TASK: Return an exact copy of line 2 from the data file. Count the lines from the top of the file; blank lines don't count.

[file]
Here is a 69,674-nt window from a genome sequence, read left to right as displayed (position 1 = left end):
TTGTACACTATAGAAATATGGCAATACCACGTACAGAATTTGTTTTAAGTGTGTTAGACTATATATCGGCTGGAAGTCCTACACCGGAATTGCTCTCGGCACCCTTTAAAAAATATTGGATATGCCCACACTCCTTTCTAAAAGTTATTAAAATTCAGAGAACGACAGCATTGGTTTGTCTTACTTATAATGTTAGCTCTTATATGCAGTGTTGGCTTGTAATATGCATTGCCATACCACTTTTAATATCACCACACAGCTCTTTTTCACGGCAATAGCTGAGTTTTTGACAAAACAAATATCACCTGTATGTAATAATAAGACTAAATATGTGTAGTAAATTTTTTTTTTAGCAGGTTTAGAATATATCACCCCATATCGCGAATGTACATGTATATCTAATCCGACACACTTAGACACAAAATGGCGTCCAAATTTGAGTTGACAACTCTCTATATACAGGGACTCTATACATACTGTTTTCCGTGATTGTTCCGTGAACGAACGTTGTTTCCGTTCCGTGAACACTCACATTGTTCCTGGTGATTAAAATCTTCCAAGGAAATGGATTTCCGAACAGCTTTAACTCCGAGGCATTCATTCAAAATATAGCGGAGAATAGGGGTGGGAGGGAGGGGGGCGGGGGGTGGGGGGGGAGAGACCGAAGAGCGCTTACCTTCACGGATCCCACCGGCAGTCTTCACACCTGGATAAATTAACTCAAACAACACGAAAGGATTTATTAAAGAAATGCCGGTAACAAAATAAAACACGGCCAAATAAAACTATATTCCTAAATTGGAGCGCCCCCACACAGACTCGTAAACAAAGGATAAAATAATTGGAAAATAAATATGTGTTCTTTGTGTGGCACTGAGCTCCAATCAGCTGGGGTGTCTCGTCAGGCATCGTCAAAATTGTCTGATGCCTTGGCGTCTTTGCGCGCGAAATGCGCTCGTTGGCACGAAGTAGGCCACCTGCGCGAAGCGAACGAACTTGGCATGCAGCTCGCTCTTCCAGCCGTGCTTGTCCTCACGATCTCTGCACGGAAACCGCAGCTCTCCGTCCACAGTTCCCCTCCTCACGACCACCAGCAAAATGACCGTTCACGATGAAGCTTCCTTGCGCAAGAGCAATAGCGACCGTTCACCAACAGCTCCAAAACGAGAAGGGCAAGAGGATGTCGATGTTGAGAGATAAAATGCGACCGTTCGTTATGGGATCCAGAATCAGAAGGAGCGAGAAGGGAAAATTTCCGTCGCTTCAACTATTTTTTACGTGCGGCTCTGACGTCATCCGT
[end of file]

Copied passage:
TTGTACACTATAGAAATATGGCAATACCACGTACAGAATTTGTTTTAAGTGTGTTAGACTATATATCGGCTGGAAGTCCTACACCGGAATTGCTCTCGGCACCCTTTAAAAAATATTGGATATGCCCACACTCCTTTCTAAAAGTTATTAAAATTCAGAGAACGACAGCATTGGTTTGTCTTACTTATAATGTTAGCTCTTATATGCAGTGTTGGCTTGTAATATGCATTGCCATACCACTTTTAATATCACCACACAGCTCTTTTTCACGGCAATAGCTGAGTTTTTGACAAAACAAATATCACCTGTATGTAATAATAAGACTAAATATGTGTAGTAAATTTTTTTTTTAGCAGGTTTAGAATATATCACCCCATATCGCGAATGTACATGTATATCTAATCCGACACACTTAGACACAAAATGGCGTCCAAATTTGAGTTGACAACTCTCTATATACAGGGACTCTATACATACTGTTTTCCGTGATTGTTCCGTGAACGAACGTTGTTTCCGTTCCGTGAACACTCACATTGTTCCTGGTGATTAAAATCTTCCAAGGAAATGGATTTCCGAACAGCTTTAACTCCGAGGCATTCATTCAAAATATAGCGGAGAATAGGGGTGGGAGGGAGGGGGGCGGGGGGTGGGGGGGGAGAGACCGAAGAGCGCTTACCTTCACGGATCCCACCGGCAGTCTTCACACCTGGATAAATTAACTCAAACAACACGAAAGGATTTATTAAAGAAATGCCGGTAACAAAATAAAACACGGCCAAATAAAACTATATTCCTAAATTGGAGCGCCCCCACACAGACTCGTAAACAAAGGATAAAATAATTGGAAAATAAATATGTGTTCTTTGTGTGGCACTGAGCTCCAATCAGCTGGGGTGTCTCGTCAGGCATCGTCAAAATTGTCTGATGCCTTGGCGTCTTTGCGCGCGAAATGCGCTCGTTGGCACGAAGTAGGCCACCTGCGCGAAGCGAACGAACTTGGCATGCAGCTCGCTCTTCCAGCCGTGCTTGTCCTCACGATCTCTGCACGGAAACCGCAGCTCTCCGTCCACAGTTCCCCTCCTCACGACCACCAGCAAAATGACCGTTCACGATGAAGCTTCCTTGCGCAAGAGCAATAGCGACCGTTCACCAACAGCTCCAAAACGAGAAGGGCAAGAGGATGTCGATGTTGAGAGATAAAATGCGACCGTTCGTTATGGGATCCAGAATCAGAAGGAGCGAGAAGGGAAAATTTCCGTCGCTTCAACTATTTTTTACGTGCGGCTCTGACGTCATCCGT